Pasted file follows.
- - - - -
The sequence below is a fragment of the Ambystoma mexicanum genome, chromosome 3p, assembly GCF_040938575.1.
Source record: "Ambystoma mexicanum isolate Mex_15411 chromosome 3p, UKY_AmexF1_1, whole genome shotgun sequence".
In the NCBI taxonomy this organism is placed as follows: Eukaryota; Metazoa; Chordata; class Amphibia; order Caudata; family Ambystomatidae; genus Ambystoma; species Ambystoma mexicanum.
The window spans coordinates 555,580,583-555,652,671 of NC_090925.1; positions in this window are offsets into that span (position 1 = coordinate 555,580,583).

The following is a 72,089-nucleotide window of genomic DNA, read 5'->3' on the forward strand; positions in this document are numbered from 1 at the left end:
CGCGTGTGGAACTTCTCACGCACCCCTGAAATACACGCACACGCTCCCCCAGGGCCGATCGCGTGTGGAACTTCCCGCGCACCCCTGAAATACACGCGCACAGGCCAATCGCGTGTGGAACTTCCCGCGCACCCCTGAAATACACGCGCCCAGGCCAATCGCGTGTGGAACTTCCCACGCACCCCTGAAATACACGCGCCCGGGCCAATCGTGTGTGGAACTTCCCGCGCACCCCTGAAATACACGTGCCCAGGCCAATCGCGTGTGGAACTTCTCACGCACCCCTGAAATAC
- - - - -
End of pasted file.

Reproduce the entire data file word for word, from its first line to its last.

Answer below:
The sequence below is a fragment of the Ambystoma mexicanum genome, chromosome 3p, assembly GCF_040938575.1.
Source record: "Ambystoma mexicanum isolate Mex_15411 chromosome 3p, UKY_AmexF1_1, whole genome shotgun sequence".
In the NCBI taxonomy this organism is placed as follows: Eukaryota; Metazoa; Chordata; class Amphibia; order Caudata; family Ambystomatidae; genus Ambystoma; species Ambystoma mexicanum.
The window spans coordinates 555,580,583-555,652,671 of NC_090925.1; positions in this window are offsets into that span (position 1 = coordinate 555,580,583).

The following is a 72,089-nucleotide window of genomic DNA, read 5'->3' on the forward strand; positions in this document are numbered from 1 at the left end:
CGCGTGTGGAACTTCTCACGCACCCCTGAAATACACGCACACGCTCCCCCAGGGCCGATCGCGTGTGGAACTTCCCGCGCACCCCTGAAATACACGCGCACAGGCCAATCGCGTGTGGAACTTCCCGCGCACCCCTGAAATACACGCGCCCAGGCCAATCGCGTGTGGAACTTCCCACGCACCCCTGAAATACACGCGCCCGGGCCAATCGTGTGTGGAACTTCCCGCGCACCCCTGAAATACACGTGCCCAGGCCAATCGCGTGTGGAACTTCTCACGCACCCCTGAAATAC